Activists Target Nelson Peltz’s Trian Over U.K. Fund

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A group of investors is agitating for change at a London-listed investment vehicle managed by shareholder activist Trian Fund Management LP, arguing that the company has deviated from its original purpose when it went public nearly four years ago. 

The group, made up of Invesco Ltd. IVZ 0.94% , Janus Henderson Investors UK Ltd., Pelham Capital Ltd. and Global Value Fund, said Monday it is calling on the company’s board to convene an extraordinary general meeting of its shareholders and swap out current directors.

The campaign is a rare instance of an activist investor playbook being aimed at one of its highest-profile practitioners. Nelson Peltz, who co-founded Trian Fund Management, often takes stakes in companies, demands board seats and agitates for strategy changes that will result in big dividends for shareholders, including his firm. In 2017, he launched a campaign against consumer-goods giant Procter & Gamble Co. that at the time was the biggest and most-expensive proxy fight in history

The investors in London-listed Trian Investors 1 Ltd. are hoping to “achieve an acceptable standard of governance and restore the trust and confidence of the independent shareholders,” they said in an announcement outlining their complaints. 

The fund has a market capitalization of about $350 million, which is below the roughly $500 million net asset value the company calculated as of May 31. The fund’s investments include shares in consumer-products company Unilever PLC, a recent target of Mr. Peltz’s firm. Unilever said it would appoint Mr. Peltz to its board last month.


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In a securities filing Monday, Trian Investors 1 said its board believes it acted responsibly and is reviewing investors’ request to hold a meeting and rejigger the board. The company said the board welcomes input and views from all stakeholders. A subsidiary of Trian Fund Management serves as the investment manager for the listed fund. 

Trian is getting a taste of its own medicine from Invesco and Janus Henderson, two asset-management companies in which Trian holds stakes

When Trian Investors 1 first listed in London in September 2018, its plan was to invest in one underperforming listed company, usher in changes, exit the investment and return capital to shareholders. Last year, the investment manager and the company’s board proposed changes to the investment policy. Trian would be able to own several investments at the same time; buy majority stakes; buy stakes in private companies; and revinest capital after an exit instead of distributing profits to shareholders.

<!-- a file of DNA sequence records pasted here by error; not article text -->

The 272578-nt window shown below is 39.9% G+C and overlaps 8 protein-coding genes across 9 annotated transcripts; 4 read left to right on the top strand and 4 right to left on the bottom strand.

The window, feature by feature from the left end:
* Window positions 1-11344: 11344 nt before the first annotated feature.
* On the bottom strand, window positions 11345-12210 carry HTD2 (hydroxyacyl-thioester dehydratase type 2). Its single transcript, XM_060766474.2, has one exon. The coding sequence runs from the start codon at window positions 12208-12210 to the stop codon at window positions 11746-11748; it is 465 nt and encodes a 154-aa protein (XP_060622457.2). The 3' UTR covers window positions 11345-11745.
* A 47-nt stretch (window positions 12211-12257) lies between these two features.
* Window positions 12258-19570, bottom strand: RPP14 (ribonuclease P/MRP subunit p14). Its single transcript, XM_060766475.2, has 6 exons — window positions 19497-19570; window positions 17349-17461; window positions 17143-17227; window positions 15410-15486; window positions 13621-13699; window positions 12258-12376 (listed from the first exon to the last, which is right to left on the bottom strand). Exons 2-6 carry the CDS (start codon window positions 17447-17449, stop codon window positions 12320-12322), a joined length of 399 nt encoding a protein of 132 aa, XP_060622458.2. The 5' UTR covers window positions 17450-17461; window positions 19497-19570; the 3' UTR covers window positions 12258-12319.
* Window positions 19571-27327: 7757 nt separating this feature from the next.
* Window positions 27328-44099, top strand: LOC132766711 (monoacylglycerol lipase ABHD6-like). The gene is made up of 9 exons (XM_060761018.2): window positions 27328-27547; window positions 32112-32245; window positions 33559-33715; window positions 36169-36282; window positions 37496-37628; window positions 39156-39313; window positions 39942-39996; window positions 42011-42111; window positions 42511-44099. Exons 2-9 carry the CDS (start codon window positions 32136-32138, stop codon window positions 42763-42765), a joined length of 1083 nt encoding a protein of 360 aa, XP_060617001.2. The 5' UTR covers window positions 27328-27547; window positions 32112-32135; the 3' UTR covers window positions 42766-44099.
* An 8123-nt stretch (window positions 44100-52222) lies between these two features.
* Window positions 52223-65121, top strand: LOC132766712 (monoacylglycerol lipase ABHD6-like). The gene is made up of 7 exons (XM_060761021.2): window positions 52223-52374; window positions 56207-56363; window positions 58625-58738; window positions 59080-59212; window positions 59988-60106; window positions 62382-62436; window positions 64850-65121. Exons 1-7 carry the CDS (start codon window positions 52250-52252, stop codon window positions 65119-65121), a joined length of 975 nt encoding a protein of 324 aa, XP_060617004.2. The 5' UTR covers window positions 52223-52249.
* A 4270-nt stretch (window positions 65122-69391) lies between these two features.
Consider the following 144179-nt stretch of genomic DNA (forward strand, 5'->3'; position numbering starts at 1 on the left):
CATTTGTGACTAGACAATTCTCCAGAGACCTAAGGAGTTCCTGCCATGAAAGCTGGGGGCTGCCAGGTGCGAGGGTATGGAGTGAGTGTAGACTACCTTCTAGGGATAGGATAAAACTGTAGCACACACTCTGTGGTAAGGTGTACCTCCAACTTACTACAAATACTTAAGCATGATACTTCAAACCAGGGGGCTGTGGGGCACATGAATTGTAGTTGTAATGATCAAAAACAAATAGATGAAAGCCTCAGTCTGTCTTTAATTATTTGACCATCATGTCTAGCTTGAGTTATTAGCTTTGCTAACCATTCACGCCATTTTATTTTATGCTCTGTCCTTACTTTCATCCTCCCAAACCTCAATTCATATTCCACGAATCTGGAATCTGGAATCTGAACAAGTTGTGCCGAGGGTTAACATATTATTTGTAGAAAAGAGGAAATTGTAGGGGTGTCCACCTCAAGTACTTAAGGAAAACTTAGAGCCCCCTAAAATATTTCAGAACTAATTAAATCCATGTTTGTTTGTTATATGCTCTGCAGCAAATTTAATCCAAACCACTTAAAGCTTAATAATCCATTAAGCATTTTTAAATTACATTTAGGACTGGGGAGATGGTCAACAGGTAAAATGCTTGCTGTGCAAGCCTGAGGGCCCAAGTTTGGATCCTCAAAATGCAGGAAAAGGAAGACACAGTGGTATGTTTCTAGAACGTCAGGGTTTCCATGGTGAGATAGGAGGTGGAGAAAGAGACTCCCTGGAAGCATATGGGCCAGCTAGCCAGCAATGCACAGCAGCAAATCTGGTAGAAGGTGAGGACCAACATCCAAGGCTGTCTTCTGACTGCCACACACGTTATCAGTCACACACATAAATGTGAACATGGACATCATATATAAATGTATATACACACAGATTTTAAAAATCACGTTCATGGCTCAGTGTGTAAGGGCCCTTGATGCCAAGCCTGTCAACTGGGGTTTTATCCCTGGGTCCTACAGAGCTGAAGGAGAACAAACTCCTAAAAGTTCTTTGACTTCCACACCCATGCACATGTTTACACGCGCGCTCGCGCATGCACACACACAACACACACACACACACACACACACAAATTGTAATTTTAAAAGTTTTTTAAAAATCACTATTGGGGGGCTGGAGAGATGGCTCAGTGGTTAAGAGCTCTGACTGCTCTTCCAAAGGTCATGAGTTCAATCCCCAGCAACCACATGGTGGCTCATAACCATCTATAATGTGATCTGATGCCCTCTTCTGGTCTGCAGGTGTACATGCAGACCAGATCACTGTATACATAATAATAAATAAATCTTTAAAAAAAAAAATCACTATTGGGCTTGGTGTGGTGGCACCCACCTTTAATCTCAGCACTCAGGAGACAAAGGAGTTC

The proposals passed 52% to 48% last June. The investors say the proposals only squeaked through because funds owned by Trian, together with investment bank Jefferies Financial Group Inc. , owned nearly 29% of the company at the time and voted in favor. The investors say Jefferies had a conflict of interest owing to its relationship with Trian. 

Some investors of the Trian Investors 1 fund say Jefferies Financial Group had a conflict of interest in investment policy changes to the fund passed last year.

Photo: Jeenah Moon/Bloomberg News

A representative for Jefferies couldn’t immediately be reached for comment. 

The investors want to remove three directors on the board and nominate an independent director and a director representing the group in their place, in addition to convening an extraordinary general meeting. 

The investors claim Trian had a conflict of interest because of financial benefits that it could allegedly capture as a result of the investment policy changes. Investors say the company’s board should have considered how the policy changes would affect investors who want to exit and must now sell shares at a “significant discount” to the company’s underlying net asset value.

Aegon Asset Management UK PLC also supports the resolutions. Those seeking change represent about 44% of the fund’s voting shares.

Since its first trading day, the fund is up about 13%, though it is down more than 20% so far this year. On Monday, the shares slipped around 2%. The shares are thinly traded, and there have been long stretches this year where no shares traded hands. 

Mr. Peltz isn’t the first shareholder activist to face rumblings from his own U.K. investors. Dan Loeb’s listed London vehicle was also the subject of attacks from shareholder activists who wanted to narrow the discount at which the shares traded to their underlying net asset value. Global Value Fund also took part in that campaign. 

The fund ultimately agreed to appoint an independent director the shareholders proposed and they ended their campaign.

Write to Julie Steinberg at

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